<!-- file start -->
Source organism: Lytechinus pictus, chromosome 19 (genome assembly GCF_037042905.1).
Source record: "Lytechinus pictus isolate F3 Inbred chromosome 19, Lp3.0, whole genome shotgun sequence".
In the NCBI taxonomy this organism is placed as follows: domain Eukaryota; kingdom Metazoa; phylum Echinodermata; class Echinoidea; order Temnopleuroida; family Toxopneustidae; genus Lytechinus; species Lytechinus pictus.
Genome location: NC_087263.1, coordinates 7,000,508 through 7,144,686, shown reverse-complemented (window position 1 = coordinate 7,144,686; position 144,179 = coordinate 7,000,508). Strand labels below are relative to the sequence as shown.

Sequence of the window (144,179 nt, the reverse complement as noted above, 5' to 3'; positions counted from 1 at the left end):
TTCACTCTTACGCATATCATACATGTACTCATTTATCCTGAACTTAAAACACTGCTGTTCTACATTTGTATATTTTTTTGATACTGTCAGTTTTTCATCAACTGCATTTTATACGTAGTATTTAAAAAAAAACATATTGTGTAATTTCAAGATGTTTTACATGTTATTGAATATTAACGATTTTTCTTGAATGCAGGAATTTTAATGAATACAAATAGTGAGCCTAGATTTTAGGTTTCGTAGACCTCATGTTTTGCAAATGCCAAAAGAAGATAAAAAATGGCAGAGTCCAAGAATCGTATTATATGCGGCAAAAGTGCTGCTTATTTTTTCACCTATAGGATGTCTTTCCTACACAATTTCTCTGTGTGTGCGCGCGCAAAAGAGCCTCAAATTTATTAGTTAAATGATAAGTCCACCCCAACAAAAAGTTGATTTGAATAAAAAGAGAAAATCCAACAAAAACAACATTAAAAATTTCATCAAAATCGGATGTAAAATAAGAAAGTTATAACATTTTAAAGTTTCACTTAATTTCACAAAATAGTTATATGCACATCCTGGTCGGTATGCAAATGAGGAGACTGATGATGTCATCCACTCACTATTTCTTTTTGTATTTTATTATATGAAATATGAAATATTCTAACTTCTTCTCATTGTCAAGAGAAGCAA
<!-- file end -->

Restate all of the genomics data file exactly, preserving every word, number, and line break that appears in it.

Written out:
Source organism: Lytechinus pictus, chromosome 19 (genome assembly GCF_037042905.1).
Source record: "Lytechinus pictus isolate F3 Inbred chromosome 19, Lp3.0, whole genome shotgun sequence".
In the NCBI taxonomy this organism is placed as follows: domain Eukaryota; kingdom Metazoa; phylum Echinodermata; class Echinoidea; order Temnopleuroida; family Toxopneustidae; genus Lytechinus; species Lytechinus pictus.
Genome location: NC_087263.1, coordinates 7,000,508 through 7,144,686, shown reverse-complemented (window position 1 = coordinate 7,144,686; position 144,179 = coordinate 7,000,508). Strand labels below are relative to the sequence as shown.

Sequence of the window (144,179 nt, the reverse complement as noted above, 5' to 3'; positions counted from 1 at the left end):
TTCACTCTTACGCATATCATACATGTACTCATTTATCCTGAACTTAAAACACTGCTGTTCTACATTTGTATATTTTTTTGATACTGTCAGTTTTTCATCAACTGCATTTTATACGTAGTATTTAAAAAAAAACATATTGTGTAATTTCAAGATGTTTTACATGTTATTGAATATTAACGATTTTTCTTGAATGCAGGAATTTTAATGAATACAAATAGTGAGCCTAGATTTTAGGTTTCGTAGACCTCATGTTTTGCAAATGCCAAAAGAAGATAAAAAATGGCAGAGTCCAAGAATCGTATTATATGCGGCAAAAGTGCTGCTTATTTTTTCACCTATAGGATGTCTTTCCTACACAATTTCTCTGTGTGTGCGCGCGCAAAAGAGCCTCAAATTTATTAGTTAAATGATAAGTCCACCCCAACAAAAAGTTGATTTGAATAAAAAGAGAAAATCCAACAAAAACAACATTAAAAATTTCATCAAAATCGGATGTAAAATAAGAAAGTTATAACATTTTAAAGTTTCACTTAATTTCACAAAATAGTTATATGCACATCCTGGTCGGTATGCAAATGAGGAGACTGATGATGTCATCCACTCACTATTTCTTTTTGTATTTTATTATATGAAATATGAAATATTCTAACTTCTTCTCATTGTCAAGAGAAGCAA